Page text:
The food you can make really depends on what is available at the store. We went to a local gourmet grocery store one weekend and found a small red snapper called Vermilion snapper. The fish before cleaning was just the right size; weighing about 1 lb. It also looked really fresh. Upon reflection I thought it also looked really lonely in all its freshness so I bought two. My plan was to use them in separate recipes for two dinners. This was a just the right sized fish for me to present as a whole head-on fish (or “okashira-zuki” 御頭付き). It was a much more manageable size than “sea bream” which I posted before. Since the size and appearance were somewhat similar to “Kinme dai” 金目鯛, I decided to try simmering the whole fish or “nitsuke” 煮付け.
Digression alert: I am not sure about the English name for “Kinme dai” but “Splendid Alfonsino” appears to be the corresponding English name. Although the Japanese name bears “dai”, (which is the same as “tai” only changing the “T” to “D” sound when making a compound word), they are not related to “tai” 鯛 or “sea bream”. Kinme dai are deep water fish with large eyes (Japanese name means “golden eye” red snapper). They are suited for “sashimi” and “nitsuke” with firmer and oiler meat than red snapper but I have never seen this fish in markets in the US.
I had the fish monger scale and gut the fish. Japanese generally keep the fins on for decorative purposes but I forgot to tell the fish monger not to remove them so as you can see in the picture they are gone. After I did a little bit of touch-up cleaning and scaling, I made cross cuts on the skin on both sides to prevent the skin from rupturing during cooking (below #1).
Simmering broth: I soaked a 5 inch square of kelp (not the eating kind but the broth making kind) in about 2 cups of water. After 30 minutes of soaking, the kelp was soft and pliable. I placed the kelp on the bottom of the square Pyrex pan (which just accommodated the fish diagonally) to prevent from the fish skin from sticking to the bottom of the pan. It also added a “umami” flavor to the broth. I put the kelp-soaking water (2 cups), soy sauce (4 tbs), sake (2 tbs), mirin (2 tbs) and sugar (2 tbs) in a separate pan and let it come to a gentle boil for few minutes to let the tastes amalgamate and the alcohol to evaporate. I poured it in the Pyrex dish with slices of fresh ginger and placed the fish and precooked daikon (see “Daikon” below) (#1 in the picture below).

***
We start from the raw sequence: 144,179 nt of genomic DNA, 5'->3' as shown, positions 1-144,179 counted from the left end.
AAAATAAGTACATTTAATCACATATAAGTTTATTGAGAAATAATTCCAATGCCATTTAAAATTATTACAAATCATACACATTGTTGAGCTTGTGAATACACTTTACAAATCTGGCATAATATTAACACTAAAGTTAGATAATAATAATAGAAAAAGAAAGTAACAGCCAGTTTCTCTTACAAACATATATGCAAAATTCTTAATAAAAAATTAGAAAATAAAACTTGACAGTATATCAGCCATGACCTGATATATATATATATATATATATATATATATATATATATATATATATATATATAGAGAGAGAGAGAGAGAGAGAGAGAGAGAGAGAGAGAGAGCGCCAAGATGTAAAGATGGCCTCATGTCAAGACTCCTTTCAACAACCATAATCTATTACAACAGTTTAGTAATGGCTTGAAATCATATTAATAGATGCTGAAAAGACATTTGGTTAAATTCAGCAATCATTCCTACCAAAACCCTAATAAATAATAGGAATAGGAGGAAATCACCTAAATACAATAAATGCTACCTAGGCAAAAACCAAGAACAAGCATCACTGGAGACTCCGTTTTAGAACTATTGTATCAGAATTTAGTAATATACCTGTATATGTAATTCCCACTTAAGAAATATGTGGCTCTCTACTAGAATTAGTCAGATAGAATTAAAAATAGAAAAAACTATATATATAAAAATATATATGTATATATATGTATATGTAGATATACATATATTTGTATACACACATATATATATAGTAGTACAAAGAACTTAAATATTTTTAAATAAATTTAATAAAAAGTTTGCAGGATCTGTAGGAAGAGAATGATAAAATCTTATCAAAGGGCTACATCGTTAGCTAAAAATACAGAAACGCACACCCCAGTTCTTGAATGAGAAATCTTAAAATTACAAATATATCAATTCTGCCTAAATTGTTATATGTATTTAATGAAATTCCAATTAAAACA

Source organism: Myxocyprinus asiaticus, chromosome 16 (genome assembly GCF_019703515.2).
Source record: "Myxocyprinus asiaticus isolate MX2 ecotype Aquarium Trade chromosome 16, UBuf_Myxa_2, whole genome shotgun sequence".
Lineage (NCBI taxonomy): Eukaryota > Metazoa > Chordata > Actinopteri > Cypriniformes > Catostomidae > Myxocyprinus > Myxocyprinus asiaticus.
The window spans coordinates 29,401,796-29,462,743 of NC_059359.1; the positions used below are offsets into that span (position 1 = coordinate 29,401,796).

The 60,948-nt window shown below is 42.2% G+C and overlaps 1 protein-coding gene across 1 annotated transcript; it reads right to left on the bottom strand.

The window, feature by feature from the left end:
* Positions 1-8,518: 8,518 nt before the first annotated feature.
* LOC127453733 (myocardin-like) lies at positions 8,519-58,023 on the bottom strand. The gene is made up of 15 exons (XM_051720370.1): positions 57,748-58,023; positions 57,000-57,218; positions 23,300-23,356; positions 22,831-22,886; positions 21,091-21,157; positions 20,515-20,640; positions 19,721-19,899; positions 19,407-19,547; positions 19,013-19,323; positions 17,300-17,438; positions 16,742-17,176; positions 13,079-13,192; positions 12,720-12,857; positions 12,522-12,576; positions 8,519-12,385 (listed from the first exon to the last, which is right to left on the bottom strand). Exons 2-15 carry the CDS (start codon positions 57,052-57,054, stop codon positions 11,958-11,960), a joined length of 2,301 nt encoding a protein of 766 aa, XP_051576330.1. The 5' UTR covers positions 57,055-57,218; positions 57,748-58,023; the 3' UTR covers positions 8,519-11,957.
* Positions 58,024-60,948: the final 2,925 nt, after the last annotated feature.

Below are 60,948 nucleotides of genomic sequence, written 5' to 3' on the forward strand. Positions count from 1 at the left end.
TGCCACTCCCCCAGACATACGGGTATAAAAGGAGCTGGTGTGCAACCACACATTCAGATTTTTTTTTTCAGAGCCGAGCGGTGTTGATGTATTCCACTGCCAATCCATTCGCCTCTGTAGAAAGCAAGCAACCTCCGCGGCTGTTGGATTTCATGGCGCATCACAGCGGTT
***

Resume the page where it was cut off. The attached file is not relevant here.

I placed my favorite “pink” silicon otoshi-buta 落とし蓋 (#2) on top and put the glass lid on (#3). So, this was a cross between simmering and steaming. After 15 minutes of gentle simmering, I turned the lid slightly askew to reduce the simmering liquid. After a total of 30 minutes, the simmering liquid had reduced in half. I turned the flame up a little, and spooned the simmering liquid over the fish repeatedly for 5 minutes to further season the fish and reducing the simmering liquid (#4).
Daikon: I also cooked daikon. I peeled and cut the daikon into 1 inch-thick rounds. I halved it into half moons. As a short-cut method, I placed the daikon in a microwaveable silicon container with a little bit of water on the bottom and microwaved it for a few minutes or until it became soft (do not over zap, it will become dry). I just placed the half moon daikon in the same pot as the fish turning once during the cooking.
As you can see in the first picture, I served the whole fish with the daikon and very finely julienned fresh ginger root or “ito shouga” 糸生姜 (soaked in water with the moisture wrung out) as a garnish.
The dish looked nice (even without the fins) but in terms of the taste and texture, it was a bit of a disappointment. The meat was soft (too soft) and lacked good flavor despite the simmering liquid and ginger. As usual. my wife was the de-boning expert serving up the meat. At the end of the meal, my wife readily acceded to my request for the eyes (gelatinous stuff behind the eyes are what I am going for) in exchange she got the “cheek” meat (she made it clear she thought she got the better end of the deal). But otherwise the head was kind of too small to be worthwhile. Since we got two fish, I will try another cooking method on the other.